National

'Not the right time': SA firm on border backflip

'Not the right time': SA firm on border backflip
South Australia Premier Steven Marshall has stood firm on his decision to keep the state's borders closed to Victoria.
Mr Marshall yesterday announced his state would not be opening its borders to Victoria in light of the recent surge in coronavirus cases.
He told Today he is committed to ensuring all borders reopen, however the safety was still the top priority.
SA Premier Steven Marshall defends decision to close borders to Victoria. July 1, 2020. (9News)
"We are concerned about what is happening in Victoria," he said.
"What we are doing is making sure that we keep the people of South Australia safe and protected.
"The SA government has sent a group of paramedics and nurses to Victoria to assist with the state's esclalting number of cases.
"If Victoria does well, Australia does well, that's great for South Australia. We are playing our part."
Prime Minister Scott Morrison has continued to encourage states to reopen domestic borders in order to keep the economy up and running ,however Mr Marshall said South Australia would only open borders to states with low transmission rates.
READ MORE: Victoria's tough lockdowns to take affect within hours
Victoria has recorded 64 new cases of coronavirus as of June 30, 2020. (Nine)
"We moved quickly, we are open to Queensland, Northern Territory Western Australia and Tasmania," Mr Marshall said.
"Our transition committee is meeting again this week. We are looking very closely at the ACT and NSW.
"We are all committed to going back to having no borders in Australia, as soon as it's safe to do so," he said.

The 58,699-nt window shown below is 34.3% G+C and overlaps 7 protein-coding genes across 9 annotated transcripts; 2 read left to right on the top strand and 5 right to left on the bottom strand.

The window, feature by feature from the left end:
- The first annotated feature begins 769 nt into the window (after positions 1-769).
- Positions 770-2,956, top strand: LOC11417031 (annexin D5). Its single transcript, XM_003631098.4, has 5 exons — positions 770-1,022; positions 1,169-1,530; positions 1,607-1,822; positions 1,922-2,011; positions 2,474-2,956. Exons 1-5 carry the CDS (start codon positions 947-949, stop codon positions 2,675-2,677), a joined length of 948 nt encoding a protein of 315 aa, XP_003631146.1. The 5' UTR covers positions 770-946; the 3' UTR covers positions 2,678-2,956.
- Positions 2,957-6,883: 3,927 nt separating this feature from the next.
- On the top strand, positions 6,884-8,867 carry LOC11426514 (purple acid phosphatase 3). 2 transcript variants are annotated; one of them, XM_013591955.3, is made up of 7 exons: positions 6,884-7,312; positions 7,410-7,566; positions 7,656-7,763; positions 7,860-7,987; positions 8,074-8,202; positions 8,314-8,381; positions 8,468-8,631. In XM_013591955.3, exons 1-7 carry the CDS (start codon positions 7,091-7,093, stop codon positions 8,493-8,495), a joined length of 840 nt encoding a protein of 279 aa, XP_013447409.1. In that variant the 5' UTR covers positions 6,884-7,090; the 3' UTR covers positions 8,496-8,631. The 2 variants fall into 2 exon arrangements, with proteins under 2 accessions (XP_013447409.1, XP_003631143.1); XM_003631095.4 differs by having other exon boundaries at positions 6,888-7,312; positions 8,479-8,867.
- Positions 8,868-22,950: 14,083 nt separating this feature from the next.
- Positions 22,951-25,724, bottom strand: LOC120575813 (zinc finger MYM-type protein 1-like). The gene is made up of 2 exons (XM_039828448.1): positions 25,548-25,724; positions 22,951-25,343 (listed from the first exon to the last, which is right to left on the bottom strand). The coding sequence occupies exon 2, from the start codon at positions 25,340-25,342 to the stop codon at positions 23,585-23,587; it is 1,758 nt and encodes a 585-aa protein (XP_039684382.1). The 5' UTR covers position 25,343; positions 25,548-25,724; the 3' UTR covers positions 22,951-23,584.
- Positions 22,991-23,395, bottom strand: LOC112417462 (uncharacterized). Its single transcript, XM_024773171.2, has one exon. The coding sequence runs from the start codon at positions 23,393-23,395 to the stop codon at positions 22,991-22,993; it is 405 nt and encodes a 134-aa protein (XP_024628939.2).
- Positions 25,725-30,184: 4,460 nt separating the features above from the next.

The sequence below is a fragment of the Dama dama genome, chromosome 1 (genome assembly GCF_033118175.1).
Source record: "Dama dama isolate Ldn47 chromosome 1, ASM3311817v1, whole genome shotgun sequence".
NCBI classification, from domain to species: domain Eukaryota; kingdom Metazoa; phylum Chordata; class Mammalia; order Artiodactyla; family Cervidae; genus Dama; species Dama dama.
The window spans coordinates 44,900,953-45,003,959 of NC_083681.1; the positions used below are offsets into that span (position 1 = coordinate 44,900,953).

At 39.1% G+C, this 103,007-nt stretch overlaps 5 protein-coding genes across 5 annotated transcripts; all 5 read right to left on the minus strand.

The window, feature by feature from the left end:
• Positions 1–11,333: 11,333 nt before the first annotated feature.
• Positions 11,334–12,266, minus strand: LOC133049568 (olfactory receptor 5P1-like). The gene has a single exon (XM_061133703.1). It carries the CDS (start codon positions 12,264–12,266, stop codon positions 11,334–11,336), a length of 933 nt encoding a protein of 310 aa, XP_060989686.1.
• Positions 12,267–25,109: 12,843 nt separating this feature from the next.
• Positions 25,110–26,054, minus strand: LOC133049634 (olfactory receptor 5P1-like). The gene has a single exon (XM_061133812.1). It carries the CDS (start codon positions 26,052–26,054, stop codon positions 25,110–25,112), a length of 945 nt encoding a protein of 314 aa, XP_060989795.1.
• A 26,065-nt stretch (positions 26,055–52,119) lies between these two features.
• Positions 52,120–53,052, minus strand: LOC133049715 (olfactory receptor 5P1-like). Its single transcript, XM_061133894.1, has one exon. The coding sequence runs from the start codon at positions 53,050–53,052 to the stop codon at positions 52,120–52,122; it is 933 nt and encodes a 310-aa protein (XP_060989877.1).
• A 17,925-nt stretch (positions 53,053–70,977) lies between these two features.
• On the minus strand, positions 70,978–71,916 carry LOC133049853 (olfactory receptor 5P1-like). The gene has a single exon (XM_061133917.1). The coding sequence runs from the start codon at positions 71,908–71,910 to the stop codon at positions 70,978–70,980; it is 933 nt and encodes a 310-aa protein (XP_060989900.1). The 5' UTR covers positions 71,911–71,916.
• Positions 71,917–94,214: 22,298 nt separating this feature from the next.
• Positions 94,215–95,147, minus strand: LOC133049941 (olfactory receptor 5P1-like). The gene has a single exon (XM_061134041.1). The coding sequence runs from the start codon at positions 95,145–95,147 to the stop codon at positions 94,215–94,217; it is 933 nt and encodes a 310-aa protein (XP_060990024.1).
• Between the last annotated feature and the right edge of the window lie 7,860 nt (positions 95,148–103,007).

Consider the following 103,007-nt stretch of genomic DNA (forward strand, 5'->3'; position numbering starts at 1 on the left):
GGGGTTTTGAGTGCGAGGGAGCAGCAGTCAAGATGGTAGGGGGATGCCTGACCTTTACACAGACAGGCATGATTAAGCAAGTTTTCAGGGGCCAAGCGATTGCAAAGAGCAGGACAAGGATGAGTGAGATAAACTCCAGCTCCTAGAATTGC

South Australia has continued to ease restrictions with the one person per four-square-metre rule now relaxed to allow one person per two-square-metres, doubling the capacity of businesses. There is now no maximum number of patrons a venue can allow inside.
Mass testing is being conducted in Victoria to curb the spread of the COVID-19 throughout the state. (Getty)
Indoor contact sport competitions are now allowed to resume and venues previously considered high-risk for the spread of coronavirus such as food courts and nightclubs are now allowed to reopen.
Casinos and gaming rooms are now allowed to begin trading and businesses' spas and saunas can resume operating.
Mr Marshall said the state's tourism industry was already seeing the benefits of easing restrictions and thanked South Australians for their vigilance in stopping the spread of the virus.
"This is really creating jobs in South Australia as we are back on that pathway to economic recovery here, but also around the rest of the country," he said.
Of the state's 443 total cases, 436 have now recovered and no patients remain in ICU.